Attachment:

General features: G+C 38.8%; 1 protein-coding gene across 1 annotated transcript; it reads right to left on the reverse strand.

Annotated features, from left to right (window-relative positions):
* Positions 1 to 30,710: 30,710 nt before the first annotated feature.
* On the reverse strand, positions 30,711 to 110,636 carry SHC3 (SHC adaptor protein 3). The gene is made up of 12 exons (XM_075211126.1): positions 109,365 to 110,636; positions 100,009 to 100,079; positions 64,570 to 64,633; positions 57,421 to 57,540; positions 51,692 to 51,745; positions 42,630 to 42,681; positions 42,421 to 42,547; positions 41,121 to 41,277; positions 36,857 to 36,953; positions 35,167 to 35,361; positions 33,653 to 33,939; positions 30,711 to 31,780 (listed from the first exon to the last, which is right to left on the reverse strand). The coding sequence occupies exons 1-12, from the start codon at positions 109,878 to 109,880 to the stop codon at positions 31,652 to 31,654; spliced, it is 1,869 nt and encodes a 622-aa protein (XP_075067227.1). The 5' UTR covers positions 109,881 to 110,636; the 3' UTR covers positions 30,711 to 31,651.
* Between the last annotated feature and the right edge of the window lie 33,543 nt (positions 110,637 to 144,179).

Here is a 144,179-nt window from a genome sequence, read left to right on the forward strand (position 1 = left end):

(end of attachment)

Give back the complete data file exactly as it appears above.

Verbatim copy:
General features: G+C 38.8%; 1 protein-coding gene across 1 annotated transcript; it reads right to left on the reverse strand.

Annotated features, from left to right (window-relative positions):
* Positions 1 to 30,710: 30,710 nt before the first annotated feature.
* On the reverse strand, positions 30,711 to 110,636 carry SHC3 (SHC adaptor protein 3). The gene is made up of 12 exons (XM_075211126.1): positions 109,365 to 110,636; positions 100,009 to 100,079; positions 64,570 to 64,633; positions 57,421 to 57,540; positions 51,692 to 51,745; positions 42,630 to 42,681; positions 42,421 to 42,547; positions 41,121 to 41,277; positions 36,857 to 36,953; positions 35,167 to 35,361; positions 33,653 to 33,939; positions 30,711 to 31,780 (listed from the first exon to the last, which is right to left on the reverse strand). The coding sequence occupies exons 1-12, from the start codon at positions 109,878 to 109,880 to the stop codon at positions 31,652 to 31,654; spliced, it is 1,869 nt and encodes a 622-aa protein (XP_075067227.1). The 5' UTR covers positions 109,881 to 110,636; the 3' UTR covers positions 30,711 to 31,651.
* Between the last annotated feature and the right edge of the window lie 33,543 nt (positions 110,637 to 144,179).

Here is a 144,179-nt window from a genome sequence, read left to right on the forward strand (position 1 = left end):